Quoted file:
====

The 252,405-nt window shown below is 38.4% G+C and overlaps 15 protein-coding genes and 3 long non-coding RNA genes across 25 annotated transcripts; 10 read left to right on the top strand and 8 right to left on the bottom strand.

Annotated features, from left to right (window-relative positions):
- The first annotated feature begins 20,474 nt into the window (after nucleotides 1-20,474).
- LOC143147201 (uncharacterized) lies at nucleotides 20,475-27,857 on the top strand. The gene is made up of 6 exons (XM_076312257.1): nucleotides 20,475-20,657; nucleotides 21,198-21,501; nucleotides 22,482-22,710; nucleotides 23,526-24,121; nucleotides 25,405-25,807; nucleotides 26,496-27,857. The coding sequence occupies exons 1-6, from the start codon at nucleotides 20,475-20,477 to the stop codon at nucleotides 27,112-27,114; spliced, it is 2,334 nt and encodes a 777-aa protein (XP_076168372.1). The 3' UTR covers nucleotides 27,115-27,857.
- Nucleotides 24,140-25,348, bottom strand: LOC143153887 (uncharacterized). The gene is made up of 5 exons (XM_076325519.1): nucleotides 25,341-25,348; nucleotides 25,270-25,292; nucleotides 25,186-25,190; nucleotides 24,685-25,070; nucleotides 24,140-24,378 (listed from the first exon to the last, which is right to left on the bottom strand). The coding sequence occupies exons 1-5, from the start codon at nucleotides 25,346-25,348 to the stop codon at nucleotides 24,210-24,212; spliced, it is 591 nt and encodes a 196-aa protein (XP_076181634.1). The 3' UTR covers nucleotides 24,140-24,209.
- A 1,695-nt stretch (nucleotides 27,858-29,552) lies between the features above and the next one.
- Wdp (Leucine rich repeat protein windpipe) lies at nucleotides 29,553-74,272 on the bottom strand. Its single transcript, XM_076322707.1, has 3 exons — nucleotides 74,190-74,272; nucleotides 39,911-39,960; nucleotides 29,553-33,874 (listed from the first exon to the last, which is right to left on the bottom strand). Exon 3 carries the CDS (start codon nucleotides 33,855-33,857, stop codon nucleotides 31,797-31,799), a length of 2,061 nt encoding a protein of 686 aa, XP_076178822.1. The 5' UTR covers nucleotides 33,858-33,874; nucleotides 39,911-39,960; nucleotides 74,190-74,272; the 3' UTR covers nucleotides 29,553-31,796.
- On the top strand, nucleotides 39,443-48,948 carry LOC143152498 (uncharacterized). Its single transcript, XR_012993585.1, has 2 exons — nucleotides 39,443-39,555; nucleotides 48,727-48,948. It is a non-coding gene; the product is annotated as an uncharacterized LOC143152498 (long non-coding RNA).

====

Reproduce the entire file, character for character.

The 252,405-nt window shown below is 38.4% G+C and overlaps 15 protein-coding genes and 3 long non-coding RNA genes across 25 annotated transcripts; 10 read left to right on the top strand and 8 right to left on the bottom strand.

Annotated features, from left to right (window-relative positions):
- The first annotated feature begins 20,474 nt into the window (after nucleotides 1-20,474).
- LOC143147201 (uncharacterized) lies at nucleotides 20,475-27,857 on the top strand. The gene is made up of 6 exons (XM_076312257.1): nucleotides 20,475-20,657; nucleotides 21,198-21,501; nucleotides 22,482-22,710; nucleotides 23,526-24,121; nucleotides 25,405-25,807; nucleotides 26,496-27,857. The coding sequence occupies exons 1-6, from the start codon at nucleotides 20,475-20,477 to the stop codon at nucleotides 27,112-27,114; spliced, it is 2,334 nt and encodes a 777-aa protein (XP_076168372.1). The 3' UTR covers nucleotides 27,115-27,857.
- Nucleotides 24,140-25,348, bottom strand: LOC143153887 (uncharacterized). The gene is made up of 5 exons (XM_076325519.1): nucleotides 25,341-25,348; nucleotides 25,270-25,292; nucleotides 25,186-25,190; nucleotides 24,685-25,070; nucleotides 24,140-24,378 (listed from the first exon to the last, which is right to left on the bottom strand). The coding sequence occupies exons 1-5, from the start codon at nucleotides 25,346-25,348 to the stop codon at nucleotides 24,210-24,212; spliced, it is 591 nt and encodes a 196-aa protein (XP_076181634.1). The 3' UTR covers nucleotides 24,140-24,209.
- A 1,695-nt stretch (nucleotides 27,858-29,552) lies between the features above and the next one.
- Wdp (Leucine rich repeat protein windpipe) lies at nucleotides 29,553-74,272 on the bottom strand. Its single transcript, XM_076322707.1, has 3 exons — nucleotides 74,190-74,272; nucleotides 39,911-39,960; nucleotides 29,553-33,874 (listed from the first exon to the last, which is right to left on the bottom strand). Exon 3 carries the CDS (start codon nucleotides 33,855-33,857, stop codon nucleotides 31,797-31,799), a length of 2,061 nt encoding a protein of 686 aa, XP_076178822.1. The 5' UTR covers nucleotides 33,858-33,874; nucleotides 39,911-39,960; nucleotides 74,190-74,272; the 3' UTR covers nucleotides 29,553-31,796.
- On the top strand, nucleotides 39,443-48,948 carry LOC143152498 (uncharacterized). Its single transcript, XR_012993585.1, has 2 exons — nucleotides 39,443-39,555; nucleotides 48,727-48,948. It is a non-coding gene; the product is annotated as an uncharacterized LOC143152498 (long non-coding RNA).